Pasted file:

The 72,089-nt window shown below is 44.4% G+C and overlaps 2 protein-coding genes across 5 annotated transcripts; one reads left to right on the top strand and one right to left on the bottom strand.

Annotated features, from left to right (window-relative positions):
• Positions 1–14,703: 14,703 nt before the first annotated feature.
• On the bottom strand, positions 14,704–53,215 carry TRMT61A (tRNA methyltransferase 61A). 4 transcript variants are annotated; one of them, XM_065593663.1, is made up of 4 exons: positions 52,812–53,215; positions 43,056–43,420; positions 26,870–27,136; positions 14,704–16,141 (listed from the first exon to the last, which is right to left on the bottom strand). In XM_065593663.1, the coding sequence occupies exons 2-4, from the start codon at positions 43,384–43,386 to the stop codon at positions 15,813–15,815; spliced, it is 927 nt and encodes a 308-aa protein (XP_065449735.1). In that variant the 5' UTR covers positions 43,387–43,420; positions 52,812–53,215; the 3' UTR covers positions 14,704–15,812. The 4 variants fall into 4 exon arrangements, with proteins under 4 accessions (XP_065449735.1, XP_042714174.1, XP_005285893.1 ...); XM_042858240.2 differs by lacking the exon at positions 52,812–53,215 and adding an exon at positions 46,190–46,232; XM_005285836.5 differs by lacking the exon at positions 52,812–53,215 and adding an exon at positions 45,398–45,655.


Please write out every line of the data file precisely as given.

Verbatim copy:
The 72,089-nt window shown below is 44.4% G+C and overlaps 2 protein-coding genes across 5 annotated transcripts; one reads left to right on the top strand and one right to left on the bottom strand.

Annotated features, from left to right (window-relative positions):
• Positions 1–14,703: 14,703 nt before the first annotated feature.
• On the bottom strand, positions 14,704–53,215 carry TRMT61A (tRNA methyltransferase 61A). 4 transcript variants are annotated; one of them, XM_065593663.1, is made up of 4 exons: positions 52,812–53,215; positions 43,056–43,420; positions 26,870–27,136; positions 14,704–16,141 (listed from the first exon to the last, which is right to left on the bottom strand). In XM_065593663.1, the coding sequence occupies exons 2-4, from the start codon at positions 43,384–43,386 to the stop codon at positions 15,813–15,815; spliced, it is 927 nt and encodes a 308-aa protein (XP_065449735.1). In that variant the 5' UTR covers positions 43,387–43,420; positions 52,812–53,215; the 3' UTR covers positions 14,704–15,812. The 4 variants fall into 4 exon arrangements, with proteins under 4 accessions (XP_065449735.1, XP_042714174.1, XP_005285893.1 ...); XM_042858240.2 differs by lacking the exon at positions 52,812–53,215 and adding an exon at positions 46,190–46,232; XM_005285836.5 differs by lacking the exon at positions 52,812–53,215 and adding an exon at positions 45,398–45,655.